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Every day at recess, as my fourth grade students bound and yelp and swing and play, I grip a walkie talkie set to our school's emergency channel, hold my breath, and think, There's nothing I could do.

And yet, I scan everywhere, watching the rise behind where the boys play three-on-three touch football, watching the staircase sloping down to the pulsing swing set, watching the open field leading to a main thoroughfare for someone, anyone, to appear on the horizon.

I'm always watching. It never stops. This fear that someone may murder my children - someone with a weapon built for war, constructed to cut down a life effortlessly, without pause.

I'm always watching because, in America, I must.

I'm always watching not because I am overly neurotic, or unreasonably skittish. I'm always watching because these shootings happen every year (62 in the last 30 years), and are increasing. I'm always watching because the vast majority of these shootings are carried out by a lone person who has legally obtained an assault rifle or semi-automatic firearm. I'm always watching because, as an American teacher, it's become one of my central responsibilities: not just to teach my students, but to protect them from those who may want to kill them.  

Perhaps this is due somewhat to the fact that I teach at a Jewish school, a place I fear could be a target. Perhaps it's due to my past, traumatic experience with those who have tried to kill the people closest to me, the people I love.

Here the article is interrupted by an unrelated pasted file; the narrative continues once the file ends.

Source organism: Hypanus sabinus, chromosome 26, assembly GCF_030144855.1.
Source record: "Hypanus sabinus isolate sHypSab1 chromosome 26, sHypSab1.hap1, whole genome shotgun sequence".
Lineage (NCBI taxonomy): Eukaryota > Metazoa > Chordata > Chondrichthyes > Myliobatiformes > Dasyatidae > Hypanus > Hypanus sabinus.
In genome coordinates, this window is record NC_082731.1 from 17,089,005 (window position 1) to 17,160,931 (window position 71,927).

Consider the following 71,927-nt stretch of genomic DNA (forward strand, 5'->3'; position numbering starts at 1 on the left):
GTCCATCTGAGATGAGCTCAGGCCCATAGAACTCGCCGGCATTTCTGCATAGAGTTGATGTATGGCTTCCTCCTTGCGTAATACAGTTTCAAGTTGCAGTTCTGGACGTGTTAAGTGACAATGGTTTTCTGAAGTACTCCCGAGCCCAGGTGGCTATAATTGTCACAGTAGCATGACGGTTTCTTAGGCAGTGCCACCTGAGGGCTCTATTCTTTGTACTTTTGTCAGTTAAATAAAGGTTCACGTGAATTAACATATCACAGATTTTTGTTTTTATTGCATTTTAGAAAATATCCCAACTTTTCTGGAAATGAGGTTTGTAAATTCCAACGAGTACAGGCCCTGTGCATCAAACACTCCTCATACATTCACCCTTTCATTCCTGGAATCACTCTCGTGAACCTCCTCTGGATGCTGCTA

Then again, perhaps it's due to the fact that America, under the influence of the NRA and the gun lobby in general, has become one of the most violent countries in the world, using the Second Amendment as cover for Americans - civilians - to have a Constitutional right to military-grade weapons.

But this isn't a Constitutional issue. It is a money issue. And because of the NRA's monetary might, its ability to purchase politicians, its ability to influence public discourse, 20 students in Connecticut are dead. Not because Americans have the right to own guns, a right I support. But because American citizens have the right to own guns meant for the slopes of Afghanistan or the training fields of Fort Bragg.

Which is why, every morning when I arrive at school, I lock my already-unlocked classroom door, testing to make sure the key works, the lock works, before unlocking it again and preparing for the morning.

I do this in case it must be locked. Quickly. Locked to keep out someone with a weapon no civilian should legally have access to or own. Locked to save the children I love from those terrors which are increasingly encroaching upon our normative lives.

This is the burden of teaching today. A burden I carry heavily.